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Do Bicycles Actually Have a Lower CO2 ‘Footprint’ Than Cars? (Updated)

The transportation secretary wants you to ride a bike to work to stop the "warming." Does he realize that humans, while exercising, are CO2 factories? (Also read Claudia Rosett: UN Recruits George Soros to Help With Climate Financing)

by
Ronnie Schreiber

Bio

March 28, 2010 - 12:01 am
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It appears that an average adult male will exhale 0.00899 kg/min of CO2 at rest. I had trouble finding data on the amount of CO2 exhaled when exercising aerobically, but I think we can use VO2, the volume of oxygen you can get into your blood, as a proxy. For adult men average VO2 at rest is 3 ml/kg/min. VO2 max varies depending on age and fitness, but adult male non-athletes have a VO2 max of between 36 and 52, while runners, cyclists, and other aerobic athletes can get their VO2 max into the 60-80 range. I think it’s safe to say that CO2 is exhaled proportionally to the amount of oxygen processed.

Using an average VO2 max for non-athletes of 44, that’s 14.6 times resting VO2. You’re aerobically exercising at about 2/3 of your maximum heart rate, which would be 9.8 times resting. So if VO2 at aerobic levels is about 10 times greater than VO2 at rest, then the amount of CO2 you expel on a bicycle is also 10 times greater than you exhale at rest.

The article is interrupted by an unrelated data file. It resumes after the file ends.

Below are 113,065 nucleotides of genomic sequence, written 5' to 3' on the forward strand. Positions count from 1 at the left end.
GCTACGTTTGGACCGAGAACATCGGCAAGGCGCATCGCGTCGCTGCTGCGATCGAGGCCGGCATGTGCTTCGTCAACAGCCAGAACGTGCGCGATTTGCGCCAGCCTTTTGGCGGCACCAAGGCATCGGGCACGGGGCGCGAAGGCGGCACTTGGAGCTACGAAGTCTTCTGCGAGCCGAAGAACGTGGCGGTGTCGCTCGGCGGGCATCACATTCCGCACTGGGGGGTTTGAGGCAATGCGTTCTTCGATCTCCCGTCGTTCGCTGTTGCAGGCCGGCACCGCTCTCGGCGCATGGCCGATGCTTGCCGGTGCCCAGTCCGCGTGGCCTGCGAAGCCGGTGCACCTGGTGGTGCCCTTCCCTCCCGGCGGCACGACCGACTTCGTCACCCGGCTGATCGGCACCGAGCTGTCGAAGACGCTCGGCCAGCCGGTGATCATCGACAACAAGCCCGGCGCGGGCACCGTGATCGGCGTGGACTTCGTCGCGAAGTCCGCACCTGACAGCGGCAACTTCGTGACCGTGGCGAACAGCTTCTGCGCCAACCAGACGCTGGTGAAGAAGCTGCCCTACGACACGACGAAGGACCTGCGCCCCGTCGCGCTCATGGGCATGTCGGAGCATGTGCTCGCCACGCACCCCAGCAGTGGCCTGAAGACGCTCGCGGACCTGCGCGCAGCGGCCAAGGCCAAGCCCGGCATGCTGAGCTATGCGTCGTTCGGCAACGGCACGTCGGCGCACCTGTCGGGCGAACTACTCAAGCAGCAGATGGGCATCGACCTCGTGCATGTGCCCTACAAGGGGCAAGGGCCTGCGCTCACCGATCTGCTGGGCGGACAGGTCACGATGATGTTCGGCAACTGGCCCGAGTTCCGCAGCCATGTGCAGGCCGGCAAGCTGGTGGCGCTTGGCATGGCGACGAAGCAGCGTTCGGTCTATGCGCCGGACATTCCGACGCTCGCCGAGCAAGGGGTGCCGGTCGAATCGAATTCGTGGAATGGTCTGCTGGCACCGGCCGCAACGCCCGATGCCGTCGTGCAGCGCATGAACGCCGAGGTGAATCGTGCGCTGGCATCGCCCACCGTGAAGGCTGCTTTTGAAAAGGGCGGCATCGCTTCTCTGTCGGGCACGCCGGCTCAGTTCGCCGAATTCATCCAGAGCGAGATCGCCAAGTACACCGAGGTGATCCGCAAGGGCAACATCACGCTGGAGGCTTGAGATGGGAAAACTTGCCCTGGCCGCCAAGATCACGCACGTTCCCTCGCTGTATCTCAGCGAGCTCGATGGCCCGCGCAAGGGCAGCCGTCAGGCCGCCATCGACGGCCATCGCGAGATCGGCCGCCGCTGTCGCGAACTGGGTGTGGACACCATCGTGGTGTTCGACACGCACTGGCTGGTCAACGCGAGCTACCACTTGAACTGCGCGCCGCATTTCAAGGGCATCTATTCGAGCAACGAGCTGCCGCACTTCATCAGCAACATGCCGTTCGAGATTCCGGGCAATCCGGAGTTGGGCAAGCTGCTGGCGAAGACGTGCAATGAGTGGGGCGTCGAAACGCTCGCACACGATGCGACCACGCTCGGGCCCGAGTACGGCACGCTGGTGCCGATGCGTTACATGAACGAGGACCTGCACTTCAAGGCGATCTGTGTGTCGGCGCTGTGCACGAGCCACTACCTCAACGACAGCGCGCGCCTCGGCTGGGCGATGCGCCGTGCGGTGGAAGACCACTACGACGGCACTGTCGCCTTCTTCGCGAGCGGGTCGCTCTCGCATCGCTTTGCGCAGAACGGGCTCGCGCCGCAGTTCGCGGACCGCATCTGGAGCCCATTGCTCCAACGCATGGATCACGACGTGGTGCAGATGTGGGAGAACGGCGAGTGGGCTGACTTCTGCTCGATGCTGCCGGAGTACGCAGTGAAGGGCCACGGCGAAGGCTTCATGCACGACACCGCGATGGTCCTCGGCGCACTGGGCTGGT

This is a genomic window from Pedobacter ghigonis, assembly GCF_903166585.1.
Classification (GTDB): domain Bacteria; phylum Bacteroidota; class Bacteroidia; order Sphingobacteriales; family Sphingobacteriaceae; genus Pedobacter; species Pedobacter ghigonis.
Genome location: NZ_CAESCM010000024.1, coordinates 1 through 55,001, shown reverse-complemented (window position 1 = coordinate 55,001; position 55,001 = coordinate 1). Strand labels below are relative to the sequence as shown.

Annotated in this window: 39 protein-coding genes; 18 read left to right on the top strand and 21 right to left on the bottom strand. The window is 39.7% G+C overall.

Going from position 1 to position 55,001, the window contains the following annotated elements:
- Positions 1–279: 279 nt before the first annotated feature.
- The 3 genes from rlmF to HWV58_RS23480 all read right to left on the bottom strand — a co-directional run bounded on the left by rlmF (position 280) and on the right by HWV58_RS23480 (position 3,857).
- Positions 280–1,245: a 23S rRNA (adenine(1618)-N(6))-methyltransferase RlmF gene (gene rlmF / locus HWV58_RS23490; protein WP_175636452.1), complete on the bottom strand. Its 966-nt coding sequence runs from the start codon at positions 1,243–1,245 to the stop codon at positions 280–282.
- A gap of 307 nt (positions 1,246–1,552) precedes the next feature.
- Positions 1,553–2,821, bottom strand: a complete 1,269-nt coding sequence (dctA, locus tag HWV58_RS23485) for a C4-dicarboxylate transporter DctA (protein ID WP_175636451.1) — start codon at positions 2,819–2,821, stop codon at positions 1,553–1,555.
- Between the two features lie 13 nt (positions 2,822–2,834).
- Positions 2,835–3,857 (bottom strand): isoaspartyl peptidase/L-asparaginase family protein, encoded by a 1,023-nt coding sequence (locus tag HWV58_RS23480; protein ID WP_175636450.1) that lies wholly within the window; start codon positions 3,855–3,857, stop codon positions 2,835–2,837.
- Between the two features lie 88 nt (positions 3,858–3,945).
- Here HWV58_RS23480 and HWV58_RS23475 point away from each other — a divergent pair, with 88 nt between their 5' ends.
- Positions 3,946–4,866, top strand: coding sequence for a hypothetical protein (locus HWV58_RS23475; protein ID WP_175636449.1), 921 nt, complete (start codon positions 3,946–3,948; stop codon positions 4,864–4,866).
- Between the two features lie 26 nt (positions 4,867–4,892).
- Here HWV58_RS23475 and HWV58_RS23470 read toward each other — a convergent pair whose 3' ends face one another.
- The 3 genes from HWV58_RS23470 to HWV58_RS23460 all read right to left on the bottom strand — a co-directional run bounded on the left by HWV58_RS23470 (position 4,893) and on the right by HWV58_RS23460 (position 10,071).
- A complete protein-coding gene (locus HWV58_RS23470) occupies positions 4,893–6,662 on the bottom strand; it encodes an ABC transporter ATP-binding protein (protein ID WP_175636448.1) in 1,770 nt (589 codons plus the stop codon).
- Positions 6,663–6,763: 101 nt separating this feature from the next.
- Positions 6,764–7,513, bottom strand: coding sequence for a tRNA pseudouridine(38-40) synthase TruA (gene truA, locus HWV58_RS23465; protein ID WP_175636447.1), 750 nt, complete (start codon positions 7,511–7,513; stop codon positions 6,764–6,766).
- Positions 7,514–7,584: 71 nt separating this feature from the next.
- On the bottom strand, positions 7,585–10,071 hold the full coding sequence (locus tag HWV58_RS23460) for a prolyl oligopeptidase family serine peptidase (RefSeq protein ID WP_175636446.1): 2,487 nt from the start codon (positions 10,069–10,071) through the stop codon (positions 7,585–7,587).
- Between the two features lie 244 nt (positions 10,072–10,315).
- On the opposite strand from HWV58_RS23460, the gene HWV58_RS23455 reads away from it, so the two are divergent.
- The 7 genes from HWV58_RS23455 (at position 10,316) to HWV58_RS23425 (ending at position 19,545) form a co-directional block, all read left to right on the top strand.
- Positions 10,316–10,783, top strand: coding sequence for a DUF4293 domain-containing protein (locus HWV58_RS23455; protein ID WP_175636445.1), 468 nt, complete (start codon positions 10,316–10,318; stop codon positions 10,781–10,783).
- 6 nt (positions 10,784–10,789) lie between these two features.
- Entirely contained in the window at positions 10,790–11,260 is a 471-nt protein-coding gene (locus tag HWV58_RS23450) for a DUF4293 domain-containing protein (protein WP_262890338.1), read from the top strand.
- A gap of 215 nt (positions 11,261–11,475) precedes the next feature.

Driving a car is essentially a rest state. If you put out 0.009 kg/min of CO2 at rest, then on a bicycle working aerobically you are putting out an additional 0.081 kg/min of CO2. At 15 miles per hour, 15,000 miles is 60,000 minutes. At a rate of 0.081kg/min, that works out to 4,860 kg of CO2. That’s 10,692 pounds.

You would exhale 5.34 tons of CO2 on a bike that you wouldn’t generate while driving a car.

Looking at the major manufacturers selling cars in North America, most had a fleet average for 2009 of between 8 and 10 tons of CO2 per year per vehicle based on a 15,000 mile average. So it appears, at least in terms of CO2 emissions, that riding a bike might have less of an environmental impact than driving the average car in America: 5.34 tons vs. 8 to 10 tons.

However, if two people carpool to work, they will emit less CO2 than if they were both riding bicycles.

That was against a fleet average, though. How do bicycles compare to the vehicles that emit the least CO2?

Of the top 10, the best is the Toyota Prius at 3.81 tons of CO2 per 15,000 miles. Number two is the Honda Insight, at 4.5 tons per year. The rest of the top ten put out between 5 and 6 tons/yr CO2.

Riding a bike comes in fifth place.

So there are already four cars on the market that have lower CO2 emissions when carrying a single passenger, the driver, than a man on a bicycle. For the vast majority of new cars sold today, carpooling with as few as two people eliminates any environmental advantage, at least in terms of CO2, that bicycles have.

The only cars that, fully loaded with passengers, have bigger carbon footprints than a bicycle are exotic supercars like Lamborghinis — and then only because they are two-seaters. A four seat Lambo might very well be greener than a bicycle built for two.

The EPA wants to regulate carbon dioxide as a pollutant. Every government agency with more than 3,000 employees exceeds the de minimus triggering limit of the EPA’s proposed regulations for CO2 simply with the amount of air they breathe in and out while at work.

Maybe the first place to start is with all the hot air spewing out of Washington.

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Ronnie Schreiber opines about cars at Cars In Depth and other automotive web sites.
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